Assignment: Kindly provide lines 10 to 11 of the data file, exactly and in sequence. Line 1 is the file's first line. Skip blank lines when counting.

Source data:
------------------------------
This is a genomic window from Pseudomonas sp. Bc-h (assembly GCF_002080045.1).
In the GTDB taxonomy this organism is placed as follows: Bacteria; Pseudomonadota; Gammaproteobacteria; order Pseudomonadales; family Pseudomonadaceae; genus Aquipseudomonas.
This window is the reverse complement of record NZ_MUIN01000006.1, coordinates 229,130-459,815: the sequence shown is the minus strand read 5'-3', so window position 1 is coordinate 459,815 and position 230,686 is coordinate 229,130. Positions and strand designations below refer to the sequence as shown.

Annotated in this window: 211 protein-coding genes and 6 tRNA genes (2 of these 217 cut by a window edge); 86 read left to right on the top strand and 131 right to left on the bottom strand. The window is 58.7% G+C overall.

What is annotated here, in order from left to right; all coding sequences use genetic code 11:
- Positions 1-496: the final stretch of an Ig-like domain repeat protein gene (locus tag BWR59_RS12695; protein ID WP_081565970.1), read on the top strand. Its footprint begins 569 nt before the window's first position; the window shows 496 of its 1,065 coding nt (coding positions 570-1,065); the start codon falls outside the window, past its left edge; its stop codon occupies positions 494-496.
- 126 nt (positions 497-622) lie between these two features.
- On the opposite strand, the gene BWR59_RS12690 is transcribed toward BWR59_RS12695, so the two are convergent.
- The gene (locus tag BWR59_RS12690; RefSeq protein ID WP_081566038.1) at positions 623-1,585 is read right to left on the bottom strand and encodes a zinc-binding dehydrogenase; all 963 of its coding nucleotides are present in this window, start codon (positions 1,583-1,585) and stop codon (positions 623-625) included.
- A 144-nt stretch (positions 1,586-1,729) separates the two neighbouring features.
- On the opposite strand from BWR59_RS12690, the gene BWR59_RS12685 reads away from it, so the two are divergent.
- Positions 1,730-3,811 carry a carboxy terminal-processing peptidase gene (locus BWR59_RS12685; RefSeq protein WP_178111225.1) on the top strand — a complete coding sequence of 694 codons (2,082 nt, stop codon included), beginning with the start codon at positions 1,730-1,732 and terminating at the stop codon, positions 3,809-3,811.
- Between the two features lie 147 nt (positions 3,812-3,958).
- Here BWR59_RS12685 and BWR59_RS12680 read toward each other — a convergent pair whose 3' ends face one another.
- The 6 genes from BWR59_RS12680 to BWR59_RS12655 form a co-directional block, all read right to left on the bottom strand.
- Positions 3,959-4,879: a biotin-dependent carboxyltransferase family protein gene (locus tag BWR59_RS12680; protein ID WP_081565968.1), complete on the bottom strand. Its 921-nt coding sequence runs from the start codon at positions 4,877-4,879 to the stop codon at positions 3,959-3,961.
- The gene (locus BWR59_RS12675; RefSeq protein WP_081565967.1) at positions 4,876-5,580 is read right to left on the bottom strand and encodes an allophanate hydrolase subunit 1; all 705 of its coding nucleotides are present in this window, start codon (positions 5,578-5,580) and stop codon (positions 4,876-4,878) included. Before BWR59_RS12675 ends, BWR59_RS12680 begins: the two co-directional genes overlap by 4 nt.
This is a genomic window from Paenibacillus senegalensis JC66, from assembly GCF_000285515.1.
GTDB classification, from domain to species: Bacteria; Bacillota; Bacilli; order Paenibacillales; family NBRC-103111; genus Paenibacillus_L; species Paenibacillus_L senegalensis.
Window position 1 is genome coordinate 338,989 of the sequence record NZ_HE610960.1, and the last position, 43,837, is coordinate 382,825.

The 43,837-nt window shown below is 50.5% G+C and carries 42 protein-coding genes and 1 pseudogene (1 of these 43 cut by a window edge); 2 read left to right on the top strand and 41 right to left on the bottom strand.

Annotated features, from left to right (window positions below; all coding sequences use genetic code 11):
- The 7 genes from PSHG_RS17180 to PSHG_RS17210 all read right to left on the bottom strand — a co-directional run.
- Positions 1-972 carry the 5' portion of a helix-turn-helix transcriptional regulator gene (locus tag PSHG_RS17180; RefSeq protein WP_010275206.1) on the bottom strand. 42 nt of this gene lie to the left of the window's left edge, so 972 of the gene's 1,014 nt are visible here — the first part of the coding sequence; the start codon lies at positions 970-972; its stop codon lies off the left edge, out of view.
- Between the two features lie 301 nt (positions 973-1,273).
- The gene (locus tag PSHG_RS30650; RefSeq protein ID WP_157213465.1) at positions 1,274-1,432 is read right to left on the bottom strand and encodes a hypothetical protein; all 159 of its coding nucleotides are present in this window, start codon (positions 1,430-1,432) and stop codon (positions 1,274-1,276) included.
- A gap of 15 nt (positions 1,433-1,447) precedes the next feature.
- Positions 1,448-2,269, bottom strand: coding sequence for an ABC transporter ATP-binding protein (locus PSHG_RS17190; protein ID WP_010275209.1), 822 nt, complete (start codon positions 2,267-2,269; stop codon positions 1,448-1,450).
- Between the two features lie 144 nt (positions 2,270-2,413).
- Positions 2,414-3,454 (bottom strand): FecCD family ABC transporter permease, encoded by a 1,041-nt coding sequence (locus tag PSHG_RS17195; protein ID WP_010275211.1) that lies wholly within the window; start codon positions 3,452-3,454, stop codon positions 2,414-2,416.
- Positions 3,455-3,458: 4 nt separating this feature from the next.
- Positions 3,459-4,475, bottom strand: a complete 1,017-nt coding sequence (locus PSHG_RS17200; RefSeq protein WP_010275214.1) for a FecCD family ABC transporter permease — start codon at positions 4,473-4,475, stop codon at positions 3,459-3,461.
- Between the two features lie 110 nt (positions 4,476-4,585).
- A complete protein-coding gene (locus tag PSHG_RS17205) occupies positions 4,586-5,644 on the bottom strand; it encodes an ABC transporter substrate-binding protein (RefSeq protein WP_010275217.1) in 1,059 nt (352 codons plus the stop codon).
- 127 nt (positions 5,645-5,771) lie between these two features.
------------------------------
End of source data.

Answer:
- A 144-nt stretch (positions 1,586-1,729) separates the two neighbouring features.
- On the opposite strand from BWR59_RS12690, the gene BWR59_RS12685 reads away from it, so the two are divergent.